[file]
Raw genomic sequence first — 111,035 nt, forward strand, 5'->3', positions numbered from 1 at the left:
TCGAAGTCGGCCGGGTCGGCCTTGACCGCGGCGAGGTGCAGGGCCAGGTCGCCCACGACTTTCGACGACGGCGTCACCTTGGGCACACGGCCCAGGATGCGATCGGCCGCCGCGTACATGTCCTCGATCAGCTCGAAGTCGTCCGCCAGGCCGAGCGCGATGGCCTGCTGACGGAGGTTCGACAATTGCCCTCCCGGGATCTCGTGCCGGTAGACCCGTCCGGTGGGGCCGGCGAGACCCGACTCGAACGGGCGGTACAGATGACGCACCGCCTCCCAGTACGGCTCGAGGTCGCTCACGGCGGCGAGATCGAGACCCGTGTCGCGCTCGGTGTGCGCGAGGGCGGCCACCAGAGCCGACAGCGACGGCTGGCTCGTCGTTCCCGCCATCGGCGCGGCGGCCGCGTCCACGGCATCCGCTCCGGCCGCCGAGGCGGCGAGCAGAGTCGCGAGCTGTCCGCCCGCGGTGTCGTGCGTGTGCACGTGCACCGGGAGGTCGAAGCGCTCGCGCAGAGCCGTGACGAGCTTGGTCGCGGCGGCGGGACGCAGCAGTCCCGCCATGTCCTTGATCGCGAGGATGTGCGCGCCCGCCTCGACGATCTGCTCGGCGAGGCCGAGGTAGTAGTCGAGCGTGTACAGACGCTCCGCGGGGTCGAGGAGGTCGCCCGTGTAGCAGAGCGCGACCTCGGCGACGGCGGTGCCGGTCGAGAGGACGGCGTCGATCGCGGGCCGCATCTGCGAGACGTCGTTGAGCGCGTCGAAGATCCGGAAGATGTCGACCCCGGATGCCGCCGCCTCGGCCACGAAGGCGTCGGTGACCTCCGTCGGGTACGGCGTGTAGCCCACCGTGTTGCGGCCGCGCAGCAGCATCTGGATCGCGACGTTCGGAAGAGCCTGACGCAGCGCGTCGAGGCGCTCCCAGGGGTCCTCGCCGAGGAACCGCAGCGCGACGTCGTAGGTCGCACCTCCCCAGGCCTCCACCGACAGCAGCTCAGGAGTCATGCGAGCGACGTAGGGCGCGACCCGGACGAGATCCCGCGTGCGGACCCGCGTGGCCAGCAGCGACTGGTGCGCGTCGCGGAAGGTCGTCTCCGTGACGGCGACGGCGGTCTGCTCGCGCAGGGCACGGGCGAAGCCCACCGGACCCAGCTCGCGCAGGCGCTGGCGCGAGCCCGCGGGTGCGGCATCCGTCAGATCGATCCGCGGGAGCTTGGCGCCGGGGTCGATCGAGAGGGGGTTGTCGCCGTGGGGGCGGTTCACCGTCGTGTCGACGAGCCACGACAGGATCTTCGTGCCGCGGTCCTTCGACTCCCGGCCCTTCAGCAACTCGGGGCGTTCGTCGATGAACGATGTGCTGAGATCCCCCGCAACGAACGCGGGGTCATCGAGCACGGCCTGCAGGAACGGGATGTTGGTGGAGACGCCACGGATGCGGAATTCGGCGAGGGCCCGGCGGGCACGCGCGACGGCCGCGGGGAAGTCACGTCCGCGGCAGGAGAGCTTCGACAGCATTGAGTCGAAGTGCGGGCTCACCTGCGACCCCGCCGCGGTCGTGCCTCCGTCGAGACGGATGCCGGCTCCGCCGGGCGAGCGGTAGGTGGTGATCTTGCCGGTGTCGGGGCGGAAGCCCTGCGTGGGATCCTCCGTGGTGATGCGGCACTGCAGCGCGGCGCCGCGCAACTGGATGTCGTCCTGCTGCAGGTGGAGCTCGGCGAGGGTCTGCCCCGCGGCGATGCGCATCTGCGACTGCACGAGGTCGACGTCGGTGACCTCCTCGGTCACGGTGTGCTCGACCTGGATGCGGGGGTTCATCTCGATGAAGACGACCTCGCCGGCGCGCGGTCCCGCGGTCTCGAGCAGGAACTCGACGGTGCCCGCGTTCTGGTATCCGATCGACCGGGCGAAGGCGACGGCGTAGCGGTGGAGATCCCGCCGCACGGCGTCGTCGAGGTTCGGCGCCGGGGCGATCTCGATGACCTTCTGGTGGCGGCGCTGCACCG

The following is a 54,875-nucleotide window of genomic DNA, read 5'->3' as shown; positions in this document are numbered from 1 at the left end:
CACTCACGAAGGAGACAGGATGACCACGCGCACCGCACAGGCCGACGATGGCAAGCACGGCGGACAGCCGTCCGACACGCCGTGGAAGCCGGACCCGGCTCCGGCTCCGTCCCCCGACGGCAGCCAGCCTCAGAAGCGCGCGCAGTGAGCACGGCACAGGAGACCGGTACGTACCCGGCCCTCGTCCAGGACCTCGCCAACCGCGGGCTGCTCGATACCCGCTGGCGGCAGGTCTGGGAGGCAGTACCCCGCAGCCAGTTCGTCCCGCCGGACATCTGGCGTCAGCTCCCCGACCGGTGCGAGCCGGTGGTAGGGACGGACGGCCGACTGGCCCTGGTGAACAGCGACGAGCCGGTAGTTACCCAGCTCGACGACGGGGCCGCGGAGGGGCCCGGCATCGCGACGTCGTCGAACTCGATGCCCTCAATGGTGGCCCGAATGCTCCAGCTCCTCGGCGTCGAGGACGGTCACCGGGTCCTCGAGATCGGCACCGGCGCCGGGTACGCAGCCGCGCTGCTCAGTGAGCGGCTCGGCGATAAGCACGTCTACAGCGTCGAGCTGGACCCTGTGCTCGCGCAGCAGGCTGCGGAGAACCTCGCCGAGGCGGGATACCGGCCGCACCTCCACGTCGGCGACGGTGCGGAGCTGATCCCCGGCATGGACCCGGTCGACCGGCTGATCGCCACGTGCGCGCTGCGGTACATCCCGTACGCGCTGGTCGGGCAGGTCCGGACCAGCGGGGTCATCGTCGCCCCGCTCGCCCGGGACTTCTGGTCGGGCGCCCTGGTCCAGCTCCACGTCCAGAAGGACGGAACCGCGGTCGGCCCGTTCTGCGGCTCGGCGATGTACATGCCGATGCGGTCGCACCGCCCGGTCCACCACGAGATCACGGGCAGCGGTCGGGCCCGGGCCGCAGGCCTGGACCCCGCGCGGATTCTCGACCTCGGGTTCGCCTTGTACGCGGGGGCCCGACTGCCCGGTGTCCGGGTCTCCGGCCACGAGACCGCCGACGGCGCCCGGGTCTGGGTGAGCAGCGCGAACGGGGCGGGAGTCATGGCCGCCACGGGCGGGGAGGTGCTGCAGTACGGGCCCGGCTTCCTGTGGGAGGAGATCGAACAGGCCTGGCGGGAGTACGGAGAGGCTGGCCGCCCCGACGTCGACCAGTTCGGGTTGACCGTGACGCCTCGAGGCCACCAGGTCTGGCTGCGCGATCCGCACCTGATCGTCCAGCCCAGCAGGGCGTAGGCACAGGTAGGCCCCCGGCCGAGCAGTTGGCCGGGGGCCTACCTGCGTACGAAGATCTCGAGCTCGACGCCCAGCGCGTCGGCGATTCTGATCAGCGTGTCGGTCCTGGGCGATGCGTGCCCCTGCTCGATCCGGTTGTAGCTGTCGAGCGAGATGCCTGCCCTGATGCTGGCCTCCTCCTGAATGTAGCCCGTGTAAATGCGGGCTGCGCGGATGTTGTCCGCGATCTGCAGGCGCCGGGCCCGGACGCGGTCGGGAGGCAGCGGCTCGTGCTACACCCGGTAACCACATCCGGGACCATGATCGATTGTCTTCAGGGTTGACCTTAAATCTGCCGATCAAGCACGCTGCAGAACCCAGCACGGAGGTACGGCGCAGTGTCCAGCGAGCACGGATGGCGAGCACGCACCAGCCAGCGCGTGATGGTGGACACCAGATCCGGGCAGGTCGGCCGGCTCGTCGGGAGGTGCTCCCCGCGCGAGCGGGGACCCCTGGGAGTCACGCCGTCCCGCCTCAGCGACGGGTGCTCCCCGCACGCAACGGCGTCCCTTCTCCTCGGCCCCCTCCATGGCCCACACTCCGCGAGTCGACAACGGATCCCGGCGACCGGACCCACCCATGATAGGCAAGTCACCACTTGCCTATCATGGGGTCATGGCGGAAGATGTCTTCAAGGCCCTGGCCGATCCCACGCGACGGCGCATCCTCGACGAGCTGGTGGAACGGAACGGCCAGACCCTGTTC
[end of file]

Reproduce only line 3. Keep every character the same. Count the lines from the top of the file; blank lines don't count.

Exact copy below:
The following is a 54,875-nucleotide window of genomic DNA, read 5'->3' as shown; positions in this document are numbered from 1 at the left end: